Format

Send to

Choose Destination
Chemosphere. 2016 Jun;153:130-7. doi: 10.1016/j.chemosphere.2016.02.131. Epub 2016 Mar 24.

Volatilization of low vapor pressure--volatile organic compounds (LVP-VOCs) during three cleaning products-associated activities: Potential contributions to ozone formation.

Author information

1
Department of Public Health Sciences, University of California, Davis, CA, USA. Electronic address: hmshin@ucdavis.edu.
2
Energy Analysis and Environmental Impacts Division, Lawrence Berkeley National Laboratory, Berkeley, CA, USA; School of Public Health, University of California, Berkeley, CA, USA.
3
Department of Public Health Sciences, University of California, Davis, CA, USA.

Abstract

There have been many studies to reduce ozone formation mostly from volatile organic compound (VOC) sources. However, the role of low vapor pressure (LVP)-VOCs from consumer products remains mostly unexplored and unaddressed. This study explores the impact of high production volume LVP-VOCs on ozone formation from three cleaning products-associated activities (dishwashing, clothes washing, and surface cleaning). We develop a model framework to account for the portion available for ozone formation during the use phase and from the down-the-drain disposal. We apply experimental studies that measured emission rates or models that were developed for estimating emission rates of organic compounds during the use phase. Then, the fraction volatilized (fvolatilized) and the fraction disposed down the drain (fdown-the-drain) are multiplied by the portion available for ozone formation for releases to the outdoor air (fO3|volatilized) and down-the-drain (fO3|down-the-drain), respectively. Overall, for chemicals used in three specific cleaning-product uses, fvolatilized is less than 0.6% for all studied LVP-VOCs. Because greater than 99.4% of compounds are disposed of down the drain during the use phase, when combined with fO3|volatilized and fO3|down-the-drain, the portion available for ozone formation from the direct releases to outdoor air and the down-the-drain disposal is less than 0.4% and 0.2%, respectively. The results from this study indicate that the impact of the studied LVP-VOCs on ozone formation is very sensitive to what occurs during the use phase and suggest the need for future research on experimental work at the point of use.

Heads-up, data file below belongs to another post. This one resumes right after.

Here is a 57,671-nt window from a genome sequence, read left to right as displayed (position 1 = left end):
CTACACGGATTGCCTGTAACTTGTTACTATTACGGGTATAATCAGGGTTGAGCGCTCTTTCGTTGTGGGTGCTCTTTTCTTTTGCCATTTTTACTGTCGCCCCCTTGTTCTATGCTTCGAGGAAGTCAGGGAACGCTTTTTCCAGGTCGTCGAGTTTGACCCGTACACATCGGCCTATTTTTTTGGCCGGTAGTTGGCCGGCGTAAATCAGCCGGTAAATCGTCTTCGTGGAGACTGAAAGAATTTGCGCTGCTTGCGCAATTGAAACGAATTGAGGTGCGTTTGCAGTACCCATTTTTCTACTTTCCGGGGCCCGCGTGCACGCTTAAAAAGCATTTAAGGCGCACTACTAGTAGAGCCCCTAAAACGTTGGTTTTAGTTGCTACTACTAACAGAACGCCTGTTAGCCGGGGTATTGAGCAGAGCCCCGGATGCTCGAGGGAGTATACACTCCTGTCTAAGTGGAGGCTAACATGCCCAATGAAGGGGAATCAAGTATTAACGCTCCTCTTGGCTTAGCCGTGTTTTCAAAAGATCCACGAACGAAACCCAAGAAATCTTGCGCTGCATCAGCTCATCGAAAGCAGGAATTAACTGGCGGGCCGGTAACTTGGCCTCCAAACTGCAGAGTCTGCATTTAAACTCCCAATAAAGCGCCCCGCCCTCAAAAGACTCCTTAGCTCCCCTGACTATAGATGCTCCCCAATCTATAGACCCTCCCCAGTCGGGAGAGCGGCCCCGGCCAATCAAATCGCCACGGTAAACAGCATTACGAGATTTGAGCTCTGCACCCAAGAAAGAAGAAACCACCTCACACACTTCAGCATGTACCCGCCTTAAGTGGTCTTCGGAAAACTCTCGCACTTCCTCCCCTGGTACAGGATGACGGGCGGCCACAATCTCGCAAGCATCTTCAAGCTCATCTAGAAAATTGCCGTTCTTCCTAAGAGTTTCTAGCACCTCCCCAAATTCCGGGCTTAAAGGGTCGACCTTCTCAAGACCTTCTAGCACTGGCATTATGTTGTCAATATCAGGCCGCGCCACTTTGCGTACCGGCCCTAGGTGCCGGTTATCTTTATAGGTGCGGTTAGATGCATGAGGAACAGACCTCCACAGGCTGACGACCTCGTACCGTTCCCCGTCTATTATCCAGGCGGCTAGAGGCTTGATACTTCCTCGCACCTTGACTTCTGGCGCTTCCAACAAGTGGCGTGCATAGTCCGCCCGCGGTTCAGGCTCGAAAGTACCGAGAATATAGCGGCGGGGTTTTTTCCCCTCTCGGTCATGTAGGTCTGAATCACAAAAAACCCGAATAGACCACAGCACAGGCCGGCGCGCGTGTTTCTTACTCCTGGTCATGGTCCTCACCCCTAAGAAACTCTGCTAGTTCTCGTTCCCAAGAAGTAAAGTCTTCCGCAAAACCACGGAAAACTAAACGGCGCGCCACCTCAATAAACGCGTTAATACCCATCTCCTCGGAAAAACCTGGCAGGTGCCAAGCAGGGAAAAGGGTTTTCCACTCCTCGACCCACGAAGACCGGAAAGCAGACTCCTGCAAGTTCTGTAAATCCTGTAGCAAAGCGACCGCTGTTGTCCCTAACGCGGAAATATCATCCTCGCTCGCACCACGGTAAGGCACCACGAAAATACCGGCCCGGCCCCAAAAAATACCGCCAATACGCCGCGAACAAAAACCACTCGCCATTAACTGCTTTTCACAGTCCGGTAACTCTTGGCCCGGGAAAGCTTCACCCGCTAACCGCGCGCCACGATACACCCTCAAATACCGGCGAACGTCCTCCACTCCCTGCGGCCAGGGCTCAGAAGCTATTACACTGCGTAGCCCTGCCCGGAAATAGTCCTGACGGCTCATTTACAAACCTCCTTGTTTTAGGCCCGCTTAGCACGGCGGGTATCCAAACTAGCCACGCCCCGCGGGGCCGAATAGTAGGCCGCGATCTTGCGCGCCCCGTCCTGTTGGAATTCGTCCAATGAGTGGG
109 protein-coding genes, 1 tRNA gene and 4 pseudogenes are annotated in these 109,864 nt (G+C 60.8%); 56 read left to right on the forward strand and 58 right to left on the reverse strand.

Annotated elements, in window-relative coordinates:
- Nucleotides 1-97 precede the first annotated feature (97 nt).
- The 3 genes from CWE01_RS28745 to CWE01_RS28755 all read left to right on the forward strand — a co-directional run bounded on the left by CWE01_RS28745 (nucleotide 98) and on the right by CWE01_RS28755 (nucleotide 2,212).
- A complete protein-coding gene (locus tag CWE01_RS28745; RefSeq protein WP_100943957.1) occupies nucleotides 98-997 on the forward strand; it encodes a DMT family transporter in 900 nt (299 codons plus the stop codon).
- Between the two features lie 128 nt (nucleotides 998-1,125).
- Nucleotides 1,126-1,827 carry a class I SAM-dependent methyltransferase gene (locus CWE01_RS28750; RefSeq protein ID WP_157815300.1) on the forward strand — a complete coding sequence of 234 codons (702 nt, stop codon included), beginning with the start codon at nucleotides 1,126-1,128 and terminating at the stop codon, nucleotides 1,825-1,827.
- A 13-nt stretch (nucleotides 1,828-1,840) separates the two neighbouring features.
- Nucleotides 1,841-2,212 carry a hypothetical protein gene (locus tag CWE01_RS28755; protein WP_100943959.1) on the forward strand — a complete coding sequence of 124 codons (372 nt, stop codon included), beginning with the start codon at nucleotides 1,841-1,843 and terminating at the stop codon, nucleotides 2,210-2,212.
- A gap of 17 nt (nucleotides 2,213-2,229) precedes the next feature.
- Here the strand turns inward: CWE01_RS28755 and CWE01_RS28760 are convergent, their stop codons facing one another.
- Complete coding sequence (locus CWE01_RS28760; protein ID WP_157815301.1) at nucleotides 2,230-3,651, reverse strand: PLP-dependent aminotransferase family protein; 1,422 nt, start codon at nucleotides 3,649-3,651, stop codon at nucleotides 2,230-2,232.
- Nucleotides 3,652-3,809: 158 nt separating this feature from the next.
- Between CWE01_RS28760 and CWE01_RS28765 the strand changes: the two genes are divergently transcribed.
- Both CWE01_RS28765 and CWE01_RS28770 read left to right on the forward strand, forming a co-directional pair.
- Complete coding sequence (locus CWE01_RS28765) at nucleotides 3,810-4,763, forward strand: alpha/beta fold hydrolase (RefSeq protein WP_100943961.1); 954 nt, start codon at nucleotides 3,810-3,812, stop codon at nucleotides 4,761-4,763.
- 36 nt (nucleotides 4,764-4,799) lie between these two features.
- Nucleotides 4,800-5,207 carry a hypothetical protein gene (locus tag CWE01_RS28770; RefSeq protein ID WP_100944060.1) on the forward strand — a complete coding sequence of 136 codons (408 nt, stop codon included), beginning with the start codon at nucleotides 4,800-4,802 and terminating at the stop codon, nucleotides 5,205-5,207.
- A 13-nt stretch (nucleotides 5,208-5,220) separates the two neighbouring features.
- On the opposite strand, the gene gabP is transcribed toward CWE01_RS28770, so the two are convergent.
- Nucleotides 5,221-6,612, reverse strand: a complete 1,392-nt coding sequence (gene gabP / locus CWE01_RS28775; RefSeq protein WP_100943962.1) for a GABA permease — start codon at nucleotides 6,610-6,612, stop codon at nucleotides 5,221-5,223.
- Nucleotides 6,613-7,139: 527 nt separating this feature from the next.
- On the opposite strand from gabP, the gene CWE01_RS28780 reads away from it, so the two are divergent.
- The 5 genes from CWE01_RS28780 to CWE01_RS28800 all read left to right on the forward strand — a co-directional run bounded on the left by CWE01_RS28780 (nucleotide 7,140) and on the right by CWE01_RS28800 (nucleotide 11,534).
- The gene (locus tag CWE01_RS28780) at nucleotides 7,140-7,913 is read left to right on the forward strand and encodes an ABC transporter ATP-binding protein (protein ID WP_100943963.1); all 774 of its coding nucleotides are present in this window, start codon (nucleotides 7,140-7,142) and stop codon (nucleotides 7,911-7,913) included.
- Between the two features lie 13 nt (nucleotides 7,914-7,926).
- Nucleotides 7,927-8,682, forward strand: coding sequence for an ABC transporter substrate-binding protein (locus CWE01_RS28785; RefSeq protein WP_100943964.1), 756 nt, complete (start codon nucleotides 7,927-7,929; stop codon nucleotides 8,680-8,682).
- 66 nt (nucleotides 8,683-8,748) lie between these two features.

KEYWORDS:

Cleaning product; Consumer product; Low vapor pressure-volatile organic compounds; Ozone; Volatilization model

[Indexed for MEDLINE]

Supplemental Content

Full text links

Icon for Elsevier Science
Loading ...
Support Center